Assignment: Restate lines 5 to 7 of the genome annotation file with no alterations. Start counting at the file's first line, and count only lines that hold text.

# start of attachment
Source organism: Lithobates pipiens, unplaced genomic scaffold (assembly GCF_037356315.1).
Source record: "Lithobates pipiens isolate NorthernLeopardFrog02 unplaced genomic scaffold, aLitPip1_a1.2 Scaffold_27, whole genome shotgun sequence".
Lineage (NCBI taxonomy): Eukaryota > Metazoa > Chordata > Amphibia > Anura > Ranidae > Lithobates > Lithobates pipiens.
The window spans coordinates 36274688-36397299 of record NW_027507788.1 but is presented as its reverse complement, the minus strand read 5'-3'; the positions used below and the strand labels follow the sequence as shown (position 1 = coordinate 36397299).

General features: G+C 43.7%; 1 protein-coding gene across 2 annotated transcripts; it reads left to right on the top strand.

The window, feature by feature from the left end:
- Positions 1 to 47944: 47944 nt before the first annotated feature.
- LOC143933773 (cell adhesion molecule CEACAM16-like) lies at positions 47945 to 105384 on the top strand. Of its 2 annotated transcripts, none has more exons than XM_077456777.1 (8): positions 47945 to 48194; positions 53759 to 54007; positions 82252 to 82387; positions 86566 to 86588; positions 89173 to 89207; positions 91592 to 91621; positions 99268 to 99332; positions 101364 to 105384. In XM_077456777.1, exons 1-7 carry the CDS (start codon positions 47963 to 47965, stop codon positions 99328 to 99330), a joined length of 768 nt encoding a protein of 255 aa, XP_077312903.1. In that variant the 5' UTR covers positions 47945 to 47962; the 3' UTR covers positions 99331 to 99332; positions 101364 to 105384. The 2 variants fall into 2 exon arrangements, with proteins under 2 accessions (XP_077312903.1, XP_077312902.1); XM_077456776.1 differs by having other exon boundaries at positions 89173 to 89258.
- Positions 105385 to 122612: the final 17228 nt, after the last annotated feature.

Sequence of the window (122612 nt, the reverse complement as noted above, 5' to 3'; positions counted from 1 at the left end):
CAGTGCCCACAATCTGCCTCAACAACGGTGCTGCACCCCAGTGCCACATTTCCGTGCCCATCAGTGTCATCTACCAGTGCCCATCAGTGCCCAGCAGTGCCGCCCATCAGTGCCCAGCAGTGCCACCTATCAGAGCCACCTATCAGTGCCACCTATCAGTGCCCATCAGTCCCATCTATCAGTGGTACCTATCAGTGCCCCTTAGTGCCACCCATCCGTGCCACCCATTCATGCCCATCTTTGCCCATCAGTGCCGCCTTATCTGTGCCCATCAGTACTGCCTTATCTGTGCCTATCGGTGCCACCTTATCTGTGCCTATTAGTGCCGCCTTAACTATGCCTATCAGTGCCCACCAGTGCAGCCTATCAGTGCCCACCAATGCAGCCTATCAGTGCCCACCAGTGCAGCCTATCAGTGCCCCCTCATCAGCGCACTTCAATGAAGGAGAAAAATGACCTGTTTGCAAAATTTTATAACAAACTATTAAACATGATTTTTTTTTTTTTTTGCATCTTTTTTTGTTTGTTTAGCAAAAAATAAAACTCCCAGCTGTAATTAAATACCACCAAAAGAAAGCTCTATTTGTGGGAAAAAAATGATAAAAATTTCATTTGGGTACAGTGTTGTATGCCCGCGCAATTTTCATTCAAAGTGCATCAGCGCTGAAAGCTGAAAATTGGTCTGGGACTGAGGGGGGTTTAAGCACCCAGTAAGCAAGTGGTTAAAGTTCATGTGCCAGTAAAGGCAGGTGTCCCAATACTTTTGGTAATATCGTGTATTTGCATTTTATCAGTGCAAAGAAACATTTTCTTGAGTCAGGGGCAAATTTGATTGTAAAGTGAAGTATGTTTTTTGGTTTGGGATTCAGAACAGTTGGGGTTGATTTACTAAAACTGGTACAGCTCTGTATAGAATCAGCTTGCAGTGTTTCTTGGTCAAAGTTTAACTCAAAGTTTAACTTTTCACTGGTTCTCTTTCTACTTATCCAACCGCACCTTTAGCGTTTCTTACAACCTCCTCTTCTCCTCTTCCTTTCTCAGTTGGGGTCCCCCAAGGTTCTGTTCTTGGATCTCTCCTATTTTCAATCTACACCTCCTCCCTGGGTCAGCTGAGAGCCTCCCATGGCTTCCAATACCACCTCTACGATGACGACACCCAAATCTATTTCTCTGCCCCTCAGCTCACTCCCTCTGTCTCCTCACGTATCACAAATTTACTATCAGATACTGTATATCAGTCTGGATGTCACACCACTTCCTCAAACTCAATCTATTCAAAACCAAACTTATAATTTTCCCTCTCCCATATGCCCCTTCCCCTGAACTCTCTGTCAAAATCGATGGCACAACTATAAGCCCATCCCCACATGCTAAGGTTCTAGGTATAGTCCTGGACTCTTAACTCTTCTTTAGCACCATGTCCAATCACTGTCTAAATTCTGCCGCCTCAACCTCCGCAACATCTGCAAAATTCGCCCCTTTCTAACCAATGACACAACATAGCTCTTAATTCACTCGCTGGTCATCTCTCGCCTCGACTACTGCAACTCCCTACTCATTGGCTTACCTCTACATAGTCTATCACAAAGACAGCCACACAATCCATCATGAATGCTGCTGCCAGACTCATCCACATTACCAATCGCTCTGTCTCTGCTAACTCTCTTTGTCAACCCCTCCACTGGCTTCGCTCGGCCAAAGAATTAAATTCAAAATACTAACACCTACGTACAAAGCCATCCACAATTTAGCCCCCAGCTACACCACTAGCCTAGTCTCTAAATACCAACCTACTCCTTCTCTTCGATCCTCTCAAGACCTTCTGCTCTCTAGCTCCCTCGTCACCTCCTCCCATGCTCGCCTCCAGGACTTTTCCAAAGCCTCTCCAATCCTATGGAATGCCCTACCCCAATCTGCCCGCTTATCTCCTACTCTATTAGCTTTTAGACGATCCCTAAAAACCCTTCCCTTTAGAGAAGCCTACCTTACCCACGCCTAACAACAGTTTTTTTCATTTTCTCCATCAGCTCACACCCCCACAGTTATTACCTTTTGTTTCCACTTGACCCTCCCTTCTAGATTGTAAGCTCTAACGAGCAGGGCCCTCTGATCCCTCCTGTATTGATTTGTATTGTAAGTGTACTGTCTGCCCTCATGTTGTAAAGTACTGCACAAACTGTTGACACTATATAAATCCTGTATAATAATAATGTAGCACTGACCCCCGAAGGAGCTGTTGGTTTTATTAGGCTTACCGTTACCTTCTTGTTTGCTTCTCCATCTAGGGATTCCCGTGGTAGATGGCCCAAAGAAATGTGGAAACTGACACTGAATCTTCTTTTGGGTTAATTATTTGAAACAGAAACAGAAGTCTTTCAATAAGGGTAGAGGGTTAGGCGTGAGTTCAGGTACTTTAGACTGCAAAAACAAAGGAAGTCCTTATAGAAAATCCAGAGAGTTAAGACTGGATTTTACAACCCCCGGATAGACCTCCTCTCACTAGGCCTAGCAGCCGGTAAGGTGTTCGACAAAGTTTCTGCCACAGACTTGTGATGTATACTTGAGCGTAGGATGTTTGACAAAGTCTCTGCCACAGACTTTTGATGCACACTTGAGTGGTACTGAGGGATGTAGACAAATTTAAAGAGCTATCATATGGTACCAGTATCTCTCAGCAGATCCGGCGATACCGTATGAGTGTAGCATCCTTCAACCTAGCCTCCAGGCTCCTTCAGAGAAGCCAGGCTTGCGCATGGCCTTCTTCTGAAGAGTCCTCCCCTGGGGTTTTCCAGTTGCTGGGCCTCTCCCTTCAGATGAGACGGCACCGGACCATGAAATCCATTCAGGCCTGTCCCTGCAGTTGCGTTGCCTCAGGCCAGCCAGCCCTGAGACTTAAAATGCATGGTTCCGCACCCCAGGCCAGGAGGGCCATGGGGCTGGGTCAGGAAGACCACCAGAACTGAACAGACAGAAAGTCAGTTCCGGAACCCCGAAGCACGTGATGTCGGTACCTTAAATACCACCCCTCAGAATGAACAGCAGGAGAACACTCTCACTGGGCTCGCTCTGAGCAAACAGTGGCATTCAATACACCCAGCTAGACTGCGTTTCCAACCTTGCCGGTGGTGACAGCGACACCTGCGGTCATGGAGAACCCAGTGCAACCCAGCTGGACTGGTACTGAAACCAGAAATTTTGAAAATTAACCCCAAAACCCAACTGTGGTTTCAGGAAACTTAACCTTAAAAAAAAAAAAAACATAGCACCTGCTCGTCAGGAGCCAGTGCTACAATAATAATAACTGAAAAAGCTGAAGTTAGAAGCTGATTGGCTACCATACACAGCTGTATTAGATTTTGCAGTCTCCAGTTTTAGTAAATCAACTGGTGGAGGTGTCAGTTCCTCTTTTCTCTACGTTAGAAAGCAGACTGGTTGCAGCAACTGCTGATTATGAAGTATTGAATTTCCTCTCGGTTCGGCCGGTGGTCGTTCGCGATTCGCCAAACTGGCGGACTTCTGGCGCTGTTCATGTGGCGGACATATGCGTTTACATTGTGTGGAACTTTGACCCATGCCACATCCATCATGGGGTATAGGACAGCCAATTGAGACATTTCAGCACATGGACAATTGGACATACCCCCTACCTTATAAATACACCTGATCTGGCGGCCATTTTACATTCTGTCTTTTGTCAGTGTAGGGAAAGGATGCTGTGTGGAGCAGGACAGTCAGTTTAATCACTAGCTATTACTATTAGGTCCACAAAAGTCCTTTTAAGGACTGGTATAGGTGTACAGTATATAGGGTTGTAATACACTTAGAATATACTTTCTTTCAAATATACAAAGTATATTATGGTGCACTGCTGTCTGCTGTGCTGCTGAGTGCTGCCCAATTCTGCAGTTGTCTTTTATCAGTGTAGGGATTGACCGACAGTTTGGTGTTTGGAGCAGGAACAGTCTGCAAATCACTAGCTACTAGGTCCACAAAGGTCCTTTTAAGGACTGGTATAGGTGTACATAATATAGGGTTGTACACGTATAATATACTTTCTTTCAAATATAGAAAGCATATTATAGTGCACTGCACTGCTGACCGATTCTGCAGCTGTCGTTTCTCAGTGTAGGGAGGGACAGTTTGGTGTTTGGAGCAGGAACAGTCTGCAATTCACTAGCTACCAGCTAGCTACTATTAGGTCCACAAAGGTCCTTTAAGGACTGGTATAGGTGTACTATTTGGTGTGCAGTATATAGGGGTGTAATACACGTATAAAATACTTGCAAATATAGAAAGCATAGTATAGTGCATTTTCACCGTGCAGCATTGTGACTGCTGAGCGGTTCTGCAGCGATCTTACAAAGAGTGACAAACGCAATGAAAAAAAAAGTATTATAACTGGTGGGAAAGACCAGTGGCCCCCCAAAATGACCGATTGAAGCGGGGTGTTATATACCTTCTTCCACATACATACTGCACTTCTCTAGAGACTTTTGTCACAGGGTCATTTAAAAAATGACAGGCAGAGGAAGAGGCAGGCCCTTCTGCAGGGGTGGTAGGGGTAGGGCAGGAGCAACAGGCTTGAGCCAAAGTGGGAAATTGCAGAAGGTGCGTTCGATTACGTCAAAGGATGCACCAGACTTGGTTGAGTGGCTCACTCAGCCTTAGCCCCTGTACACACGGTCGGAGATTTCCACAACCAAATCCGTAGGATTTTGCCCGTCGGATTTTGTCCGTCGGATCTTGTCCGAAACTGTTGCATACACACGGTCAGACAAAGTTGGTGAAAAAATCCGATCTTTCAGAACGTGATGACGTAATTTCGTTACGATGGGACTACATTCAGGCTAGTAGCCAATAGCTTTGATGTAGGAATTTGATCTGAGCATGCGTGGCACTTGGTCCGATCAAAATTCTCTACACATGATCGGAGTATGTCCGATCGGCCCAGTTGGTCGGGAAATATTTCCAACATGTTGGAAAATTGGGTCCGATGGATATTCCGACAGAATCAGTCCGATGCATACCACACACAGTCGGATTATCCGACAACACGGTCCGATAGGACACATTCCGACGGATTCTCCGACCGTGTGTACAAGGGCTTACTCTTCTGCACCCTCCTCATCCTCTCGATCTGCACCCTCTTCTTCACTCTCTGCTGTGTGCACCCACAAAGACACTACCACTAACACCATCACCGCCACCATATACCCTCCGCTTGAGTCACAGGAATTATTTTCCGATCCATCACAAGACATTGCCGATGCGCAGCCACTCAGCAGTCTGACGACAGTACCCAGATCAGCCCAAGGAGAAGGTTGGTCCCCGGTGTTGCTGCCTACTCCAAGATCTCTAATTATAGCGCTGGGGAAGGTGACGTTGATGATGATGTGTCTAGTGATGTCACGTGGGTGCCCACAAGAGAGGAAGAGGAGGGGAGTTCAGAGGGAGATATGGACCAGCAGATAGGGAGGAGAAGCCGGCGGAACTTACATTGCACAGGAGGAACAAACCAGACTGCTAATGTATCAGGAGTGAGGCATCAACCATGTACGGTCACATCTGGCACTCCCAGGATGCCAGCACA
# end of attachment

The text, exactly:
General features: G+C 43.7%; 1 protein-coding gene across 2 annotated transcripts; it reads left to right on the top strand.

The window, feature by feature from the left end:
- Positions 1 to 47944: 47944 nt before the first annotated feature.